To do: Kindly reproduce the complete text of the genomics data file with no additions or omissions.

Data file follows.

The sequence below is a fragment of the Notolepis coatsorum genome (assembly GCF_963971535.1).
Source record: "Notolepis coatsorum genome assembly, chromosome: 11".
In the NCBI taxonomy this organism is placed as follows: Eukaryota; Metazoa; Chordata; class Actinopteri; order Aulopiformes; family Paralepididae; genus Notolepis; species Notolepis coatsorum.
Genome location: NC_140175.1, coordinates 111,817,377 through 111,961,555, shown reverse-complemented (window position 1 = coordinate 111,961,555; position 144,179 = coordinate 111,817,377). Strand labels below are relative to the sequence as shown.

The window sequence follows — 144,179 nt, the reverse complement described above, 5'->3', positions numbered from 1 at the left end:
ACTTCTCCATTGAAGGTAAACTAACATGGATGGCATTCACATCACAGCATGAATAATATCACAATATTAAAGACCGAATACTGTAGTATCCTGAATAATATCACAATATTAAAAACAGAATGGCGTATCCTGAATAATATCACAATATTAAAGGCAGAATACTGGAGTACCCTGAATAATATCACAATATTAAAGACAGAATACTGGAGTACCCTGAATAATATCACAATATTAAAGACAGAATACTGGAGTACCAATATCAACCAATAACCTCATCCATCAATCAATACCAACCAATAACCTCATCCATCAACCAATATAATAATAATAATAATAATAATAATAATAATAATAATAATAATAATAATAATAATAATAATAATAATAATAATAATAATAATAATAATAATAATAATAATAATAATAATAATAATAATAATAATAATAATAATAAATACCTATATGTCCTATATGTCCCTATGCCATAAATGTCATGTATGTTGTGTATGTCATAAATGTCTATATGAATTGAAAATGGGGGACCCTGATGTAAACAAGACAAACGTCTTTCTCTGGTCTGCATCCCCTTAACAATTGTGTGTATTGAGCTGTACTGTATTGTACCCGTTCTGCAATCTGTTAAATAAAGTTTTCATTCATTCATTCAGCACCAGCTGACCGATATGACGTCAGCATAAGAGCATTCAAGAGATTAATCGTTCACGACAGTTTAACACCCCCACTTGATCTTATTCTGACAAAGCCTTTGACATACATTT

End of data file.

The sequence below is a fragment of the Notolepis coatsorum genome (assembly GCF_963971535.1).
Source record: "Notolepis coatsorum genome assembly, chromosome: 11".
In the NCBI taxonomy this organism is placed as follows: Eukaryota; Metazoa; Chordata; class Actinopteri; order Aulopiformes; family Paralepididae; genus Notolepis; species Notolepis coatsorum.
Genome location: NC_140175.1, coordinates 111,817,377 through 111,961,555, shown reverse-complemented (window position 1 = coordinate 111,961,555; position 144,179 = coordinate 111,817,377). Strand labels below are relative to the sequence as shown.

The window sequence follows — 144,179 nt, the reverse complement described above, 5'->3', positions numbered from 1 at the left end:
ACTTCTCCATTGAAGGTAAACTAACATGGATGGCATTCACATCACAGCATGAATAATATCACAATATTAAAGACCGAATACTGTAGTATCCTGAATAATATCACAATATTAAAAACAGAATGGCGTATCCTGAATAATATCACAATATTAAAGGCAGAATACTGGAGTACCCTGAATAATATCACAATATTAAAGACAGAATACTGGAGTACCCTGAATAATATCACAATATTAAAGACAGAATACTGGAGTACCAATATCAACCAATAACCTCATCCATCAATCAATACCAACCAATAACCTCATCCATCAACCAATATAATAATAATAATAATAATAATAATAATAATAATAATAATAATAATAATAATAATAATAATAATAATAATAATAATAATAATAATAATAATAATAATAATAATAATAATAATAATAATAATAATAATAATAATAAATACCTATATGTCCTATATGTCCCTATGCCATAAATGTCATGTATGTTGTGTATGTCATAAATGTCTATATGAATTGAAAATGGGGGACCCTGATGTAAACAAGACAAACGTCTTTCTCTGGTCTGCATCCCCTTAACAATTGTGTGTATTGAGCTGTACTGTATTGTACCCGTTCTGCAATCTGTTAAATAAAGTTTTCATTCATTCATTCAGCACCAGCTGACCGATATGACGTCAGCATAAGAGCATTCAAGAGATTAATCGTTCACGACAGTTTAACACCCCCACTTGATCTTATTCTGACAAAGCCTTTGACATACATTT